At at UWE Bristol School of Engineering, the DETI Inspire team had a fun day building robots for the Prototype and Play lab, getting the space in tip top shape for hosting school groups next academic year.
The team also partnered with Explorer Dome to host a virtual viewing of their new interactive show, We Make Our Future, in celebration of this year’s regional Lego League teams, who have been busy building and programming their Lego robots to complete this year’s challenges.
UWE Senior Lecturer and Researcher in Mechatronics, Dr Appolinaire Etoundi, recently delivered a fantastic talk for the Association for Science Education, engaging local teachers and STEM educators with the story of his engineering pathway and his research into bio-inspired prosthetic joints for amputees.
Engineers above all else are problem-solvers, and there are a lot of problems these days that we have to face.
In his talk, Appolinaire spoke about his route into engineering and how his passion started at an early age with a love for Kinder Surprise chocolate eggs and the small self-assembly toys found inside. A great reminder that children’s scientific curiosity should be nurtured form an early age!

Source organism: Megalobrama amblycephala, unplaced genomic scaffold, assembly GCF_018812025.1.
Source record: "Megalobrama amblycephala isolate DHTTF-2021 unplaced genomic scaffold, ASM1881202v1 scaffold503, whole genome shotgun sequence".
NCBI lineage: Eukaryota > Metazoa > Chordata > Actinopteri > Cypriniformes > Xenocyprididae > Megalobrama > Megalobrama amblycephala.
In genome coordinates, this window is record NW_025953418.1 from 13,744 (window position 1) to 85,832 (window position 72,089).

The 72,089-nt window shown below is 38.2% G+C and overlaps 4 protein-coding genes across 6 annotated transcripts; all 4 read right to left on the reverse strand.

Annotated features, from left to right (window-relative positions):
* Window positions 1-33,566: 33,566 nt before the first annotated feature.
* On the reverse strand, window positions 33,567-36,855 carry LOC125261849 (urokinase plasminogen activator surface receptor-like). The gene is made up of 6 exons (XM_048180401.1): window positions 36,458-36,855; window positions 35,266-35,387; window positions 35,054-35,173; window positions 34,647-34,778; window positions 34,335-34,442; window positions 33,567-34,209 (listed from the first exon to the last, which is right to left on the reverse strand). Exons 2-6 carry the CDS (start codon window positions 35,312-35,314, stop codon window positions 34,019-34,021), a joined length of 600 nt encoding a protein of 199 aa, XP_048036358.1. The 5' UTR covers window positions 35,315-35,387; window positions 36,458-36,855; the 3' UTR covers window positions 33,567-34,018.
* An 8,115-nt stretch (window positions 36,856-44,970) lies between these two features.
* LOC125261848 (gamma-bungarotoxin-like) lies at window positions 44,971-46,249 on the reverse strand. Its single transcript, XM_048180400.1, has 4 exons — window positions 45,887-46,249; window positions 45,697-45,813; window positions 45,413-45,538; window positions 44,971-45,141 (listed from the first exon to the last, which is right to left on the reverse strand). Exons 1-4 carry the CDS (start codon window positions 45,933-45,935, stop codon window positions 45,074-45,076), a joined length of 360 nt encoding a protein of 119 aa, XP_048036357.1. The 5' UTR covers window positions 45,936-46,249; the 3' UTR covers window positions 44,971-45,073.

Appolinaire also shared his career pathway, starting with his study of mechanical engineering and leading to his research combining mechanical engineering and robotics at the Bristol Robotics Laboratory. He spoke about a chance meeting with Rio Paralympic Triathlon gold medal winner Andy Lewis, and how this inspired him to change his research focus to robotic rehabilitation devices such as prosthetic joints and limbs.
Currently in the UK there are 5-6000 major limb amputations every year.
This area of Appolinaire’s research is heavily inspired by systems found in nature and these bio-inspired robotics have the potential to greatly improve the efficiency of current rehabilitation/prosthetic devices and improve the lives of people around the world.